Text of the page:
7 SUPERPAVE IDT FRACTURE TEST RESULTS ............ ...............118

7 .1 M materials .............. .... .................. ...................... ............... 1 18
7.1.1 Aggregate and Hydrated Lime...............................................118
7.1.2 B inder and M ineral Fiber............................................................119
7.2 Test M ethod .................. .......................... .. .... .. .. .......... .... 120
7.2.1 Sample Preparation .......... ................................. ..............120
7.2.2 Testing Equipm ent................. .............................................. 121
7.2.3 Specimen Preparation and Testing Procedure ...........................123
7.2.4 Test Procedures and Analysis of Test Results.............................124
7.2.5 Results of Fracture Testing on PFC Mixtures..............................131
7.3 Summary and Conclusion .............................................. .................. 139

APPENDIX

A SAMPLE CALCULATION OF VOLUMETRICS FOR GPEM AND PFC
M IX T U R E ....................................................... .............. 14 0









B MAIN PROGRAMMING CODE OF PERFORMANCE TEST DATABASE
(P .T .D .) ........................................................................ 1 4 5

C EFFECTIVE ASPHALT CONTENT CALCULATION FOR FILM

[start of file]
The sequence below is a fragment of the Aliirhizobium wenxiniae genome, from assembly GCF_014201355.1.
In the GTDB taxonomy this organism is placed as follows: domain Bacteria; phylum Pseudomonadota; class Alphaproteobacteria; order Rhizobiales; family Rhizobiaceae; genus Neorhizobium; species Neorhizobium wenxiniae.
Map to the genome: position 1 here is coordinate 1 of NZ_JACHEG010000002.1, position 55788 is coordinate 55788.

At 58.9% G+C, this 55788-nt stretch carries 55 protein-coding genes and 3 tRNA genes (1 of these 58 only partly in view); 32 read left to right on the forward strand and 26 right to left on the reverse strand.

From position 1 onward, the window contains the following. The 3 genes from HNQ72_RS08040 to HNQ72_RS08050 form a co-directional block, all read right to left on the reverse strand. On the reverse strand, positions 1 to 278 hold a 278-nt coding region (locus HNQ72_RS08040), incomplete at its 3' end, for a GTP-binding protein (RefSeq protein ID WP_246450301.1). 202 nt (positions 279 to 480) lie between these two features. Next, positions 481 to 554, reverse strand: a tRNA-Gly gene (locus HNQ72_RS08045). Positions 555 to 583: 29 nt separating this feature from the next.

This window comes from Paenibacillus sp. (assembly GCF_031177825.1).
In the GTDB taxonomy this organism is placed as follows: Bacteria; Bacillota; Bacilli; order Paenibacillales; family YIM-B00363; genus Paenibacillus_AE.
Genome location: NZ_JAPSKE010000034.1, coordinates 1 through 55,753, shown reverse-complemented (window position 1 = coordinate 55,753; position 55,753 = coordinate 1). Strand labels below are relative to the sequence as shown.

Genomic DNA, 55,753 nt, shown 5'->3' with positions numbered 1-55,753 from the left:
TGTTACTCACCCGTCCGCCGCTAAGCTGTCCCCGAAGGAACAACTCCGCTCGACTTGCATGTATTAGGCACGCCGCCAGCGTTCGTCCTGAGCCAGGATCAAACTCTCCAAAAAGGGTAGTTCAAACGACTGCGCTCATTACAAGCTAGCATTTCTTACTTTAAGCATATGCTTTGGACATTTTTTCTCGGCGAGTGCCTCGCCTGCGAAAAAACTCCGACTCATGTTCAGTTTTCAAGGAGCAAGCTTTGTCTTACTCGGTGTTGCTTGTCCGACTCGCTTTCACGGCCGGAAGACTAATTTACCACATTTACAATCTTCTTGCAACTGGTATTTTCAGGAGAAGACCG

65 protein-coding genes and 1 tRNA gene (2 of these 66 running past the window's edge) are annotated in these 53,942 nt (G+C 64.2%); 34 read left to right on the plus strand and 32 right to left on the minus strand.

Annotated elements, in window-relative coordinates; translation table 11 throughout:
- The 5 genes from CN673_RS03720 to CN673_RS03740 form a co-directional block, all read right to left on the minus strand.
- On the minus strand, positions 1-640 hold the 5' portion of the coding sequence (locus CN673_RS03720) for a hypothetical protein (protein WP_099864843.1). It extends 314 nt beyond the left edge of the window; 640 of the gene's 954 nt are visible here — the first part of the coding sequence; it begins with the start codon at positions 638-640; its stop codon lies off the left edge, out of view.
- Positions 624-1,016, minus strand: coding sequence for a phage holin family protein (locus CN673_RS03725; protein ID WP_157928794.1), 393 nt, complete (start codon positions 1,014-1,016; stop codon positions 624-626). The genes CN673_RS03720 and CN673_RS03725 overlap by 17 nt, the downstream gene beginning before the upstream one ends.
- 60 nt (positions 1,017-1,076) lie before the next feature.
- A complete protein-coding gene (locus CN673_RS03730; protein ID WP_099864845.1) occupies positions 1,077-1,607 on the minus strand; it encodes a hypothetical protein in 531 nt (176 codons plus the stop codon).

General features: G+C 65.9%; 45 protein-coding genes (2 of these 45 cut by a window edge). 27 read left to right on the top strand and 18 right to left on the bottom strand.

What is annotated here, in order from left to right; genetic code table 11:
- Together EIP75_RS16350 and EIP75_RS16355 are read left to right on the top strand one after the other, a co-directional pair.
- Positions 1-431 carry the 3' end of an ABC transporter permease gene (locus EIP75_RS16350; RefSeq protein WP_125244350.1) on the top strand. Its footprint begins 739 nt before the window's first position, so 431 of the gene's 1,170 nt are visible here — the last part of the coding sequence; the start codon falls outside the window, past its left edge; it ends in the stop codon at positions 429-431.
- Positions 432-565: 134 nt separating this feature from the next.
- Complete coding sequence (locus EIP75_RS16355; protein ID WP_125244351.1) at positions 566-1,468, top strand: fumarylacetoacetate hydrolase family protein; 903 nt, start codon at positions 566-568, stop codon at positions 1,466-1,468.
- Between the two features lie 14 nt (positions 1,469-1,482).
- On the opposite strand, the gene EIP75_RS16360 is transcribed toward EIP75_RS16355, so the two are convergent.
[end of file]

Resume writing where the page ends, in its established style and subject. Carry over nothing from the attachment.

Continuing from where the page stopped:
THICKNESS DETERM INATION ........................................ ............... 153

D GEOMERTIC DETAILS OF FRACTURE TEST SPECIMEN AND MOLDS
FOR ASPHALT M ASTIC.......................... ....................................... ... 155

E VOLUMETRIC PROPERTIES OF MIXTURES ............................................161

F JO B M IX F O R M U L A ......... ................. .........................................................164

LIST O F R EFEREN CE S ... .... ............................................................ ............... 165

BIOGRAPHICAL SKETCH ...... ........ .. ................. .... ....................... 167
















LIST OF TABLES


Table Page

2-1 Gradation specifications according to GDT 114 (1996).........................................7

2-2 Locking Point Based on Gradient of Slope (Varadhan, 2004)..............................11

2-3 Locking Points of all Mixtures based on Gradient of Slope (Varadhan, 2004)....... 11

2-4 Composition of GPEM-Limestone gradation JMF ..............................................16

2-5 Composition of GPEM-Granite gradation JMF ............................ ............... 16

2 -6 M material qu entities ............................................................................... .. 2 0

2-7 Surface Area Factor Hveem (1991) .............................................. ............... 28